It's All In The Game
by A. Charles Corotis


It's All In The Game: A selected Collection of Gay Essays
on Life, Love, and the Pursuit of Mnemosyne,
Assayed from the Provocative Pages of
New Jersey's Literate Review Weekly, The Argus

By A. Charles Corotis



The colossus of Rhodes? A midget.  
         Babylon's Hanging Gardens? Mere window boxes.
         The Pyramids of Egypt? Children's toys.

         The Pharos Lighthouse . . . Temple of Diana . . . Mausoleum at Halicarnassus . . . Statue of Zeus? These were wonders?

Pigmean they were, pikers, all seven of them, compared to the prodigy that is America! This is the miracle of all history, this fabulous United States; this prodigious prodigal Uncle Samson the Samaritan, as lavish with his land as with his money.

What other nation ever has been so rich in resources, so profuse in production, that it can afford to contribute half its area to theatrics, write off thousands of square miles of its territory for scenic display?

From the Continental Divide across the enormous states of Wyoming and Colorado, New Mexico and Arizona, Utah and Nevada, this country of ours devotes itself to spectacu­lar splendor. Mountains and canyons, deserts and salina combine to form an awesome, wondrous panorama viewed from four miles up in the troposphere.

What wonderful waste! What portentous profligacy!

Even California—sumptuous, summery Cal, with its sun­drenched slopes and vinous verdure—still gives up most of its acreage to wild mountainry and bleached desiccation, equally barren, alike unproductive, unpopulated.

This, it seems to me, is the overriding impress fixed so indelibly on the mind of the transcontinental novitiate. I know that as I winged my way for the first time over mile after mile of geodetic dramatics—black hills and brown sands, forlorn gorges and pathetic arroyos, schistose formations of an immensity beyond the dimensions of a dozen states like ours, of a character that absolutely defies description—the thought impinged upon my enthralled consciousness with the violence and vehemence of a whiplash: what a country is ours that we dare dedicate so much of it to non-utilitarian use, and still remain the greatest on earth, the richest in the annals of all mankind!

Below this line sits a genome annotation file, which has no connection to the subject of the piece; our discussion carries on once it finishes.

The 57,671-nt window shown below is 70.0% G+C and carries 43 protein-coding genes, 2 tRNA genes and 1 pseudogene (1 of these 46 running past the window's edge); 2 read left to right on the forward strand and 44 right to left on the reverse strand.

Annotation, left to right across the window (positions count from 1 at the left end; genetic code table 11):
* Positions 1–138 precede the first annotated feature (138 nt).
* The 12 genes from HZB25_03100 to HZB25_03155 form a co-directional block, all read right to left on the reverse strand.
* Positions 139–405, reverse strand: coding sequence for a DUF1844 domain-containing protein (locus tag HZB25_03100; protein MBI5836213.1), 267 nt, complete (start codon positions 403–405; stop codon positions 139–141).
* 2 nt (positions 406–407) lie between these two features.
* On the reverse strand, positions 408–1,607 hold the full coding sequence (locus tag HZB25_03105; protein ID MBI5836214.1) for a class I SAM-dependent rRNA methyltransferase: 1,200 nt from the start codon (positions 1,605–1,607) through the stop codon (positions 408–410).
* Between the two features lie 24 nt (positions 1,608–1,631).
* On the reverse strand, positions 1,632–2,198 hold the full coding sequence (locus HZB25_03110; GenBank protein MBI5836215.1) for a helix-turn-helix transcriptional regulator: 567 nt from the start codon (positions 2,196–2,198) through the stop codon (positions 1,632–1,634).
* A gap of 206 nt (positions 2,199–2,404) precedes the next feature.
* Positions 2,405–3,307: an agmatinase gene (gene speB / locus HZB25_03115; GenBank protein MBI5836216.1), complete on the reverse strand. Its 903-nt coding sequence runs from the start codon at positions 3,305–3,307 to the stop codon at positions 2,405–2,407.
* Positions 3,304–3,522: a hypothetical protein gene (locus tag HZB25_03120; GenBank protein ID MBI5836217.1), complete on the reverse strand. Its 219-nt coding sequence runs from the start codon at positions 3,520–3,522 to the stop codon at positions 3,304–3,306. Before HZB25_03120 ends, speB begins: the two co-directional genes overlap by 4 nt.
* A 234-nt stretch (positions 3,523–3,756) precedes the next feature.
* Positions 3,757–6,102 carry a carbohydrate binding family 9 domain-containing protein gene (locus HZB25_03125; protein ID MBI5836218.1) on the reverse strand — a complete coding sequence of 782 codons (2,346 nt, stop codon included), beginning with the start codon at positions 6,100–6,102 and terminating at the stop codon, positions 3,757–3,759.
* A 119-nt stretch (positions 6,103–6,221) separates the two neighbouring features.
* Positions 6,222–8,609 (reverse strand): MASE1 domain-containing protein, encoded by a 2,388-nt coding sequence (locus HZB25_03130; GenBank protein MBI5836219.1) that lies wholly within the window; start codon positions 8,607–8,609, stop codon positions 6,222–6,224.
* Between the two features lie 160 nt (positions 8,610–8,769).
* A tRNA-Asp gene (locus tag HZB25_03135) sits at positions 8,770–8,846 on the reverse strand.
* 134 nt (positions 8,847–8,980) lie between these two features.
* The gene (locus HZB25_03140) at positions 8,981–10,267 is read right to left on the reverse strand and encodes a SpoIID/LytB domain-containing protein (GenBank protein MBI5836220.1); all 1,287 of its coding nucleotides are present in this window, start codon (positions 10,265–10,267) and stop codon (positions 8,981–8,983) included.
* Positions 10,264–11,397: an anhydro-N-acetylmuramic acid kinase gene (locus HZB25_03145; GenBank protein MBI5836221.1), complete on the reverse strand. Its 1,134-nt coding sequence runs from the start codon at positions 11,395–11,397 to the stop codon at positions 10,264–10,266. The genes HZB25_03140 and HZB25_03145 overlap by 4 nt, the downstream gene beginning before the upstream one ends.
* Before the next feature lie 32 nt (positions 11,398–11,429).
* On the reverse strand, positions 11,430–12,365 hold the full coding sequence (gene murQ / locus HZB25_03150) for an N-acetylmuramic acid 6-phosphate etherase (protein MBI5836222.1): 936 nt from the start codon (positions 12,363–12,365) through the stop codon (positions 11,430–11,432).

For hours on end my fascinated gaze fixed itself raptly on—nothing—nothing except extravagant splendor, wasteful magnificence, spendthrift grandeur. No sign of life met my probing eyes, no smoking factories or tumultuous cities, nothing but rugged vastness, multi-hued, vari-shaped pageantry, awe-inspiring, breath-taking in its sublime stillness.

Oh, 1 know we dredge oil and ore from some of it, mine metals and mill lumber, but mostly it's waste, intrinsically speaking: rude, rough, unrefined, only for great things good, such great things as shame the seven celebrated marvels of the ancient world. Nowhere is the prodigality of Nature so calculated to excite wonder and exaltation as here. Inspired by the limitless reaches of our wanton West, the giddy Dame pulls out all the stops, really lets herself go. She doesn't know her own strength.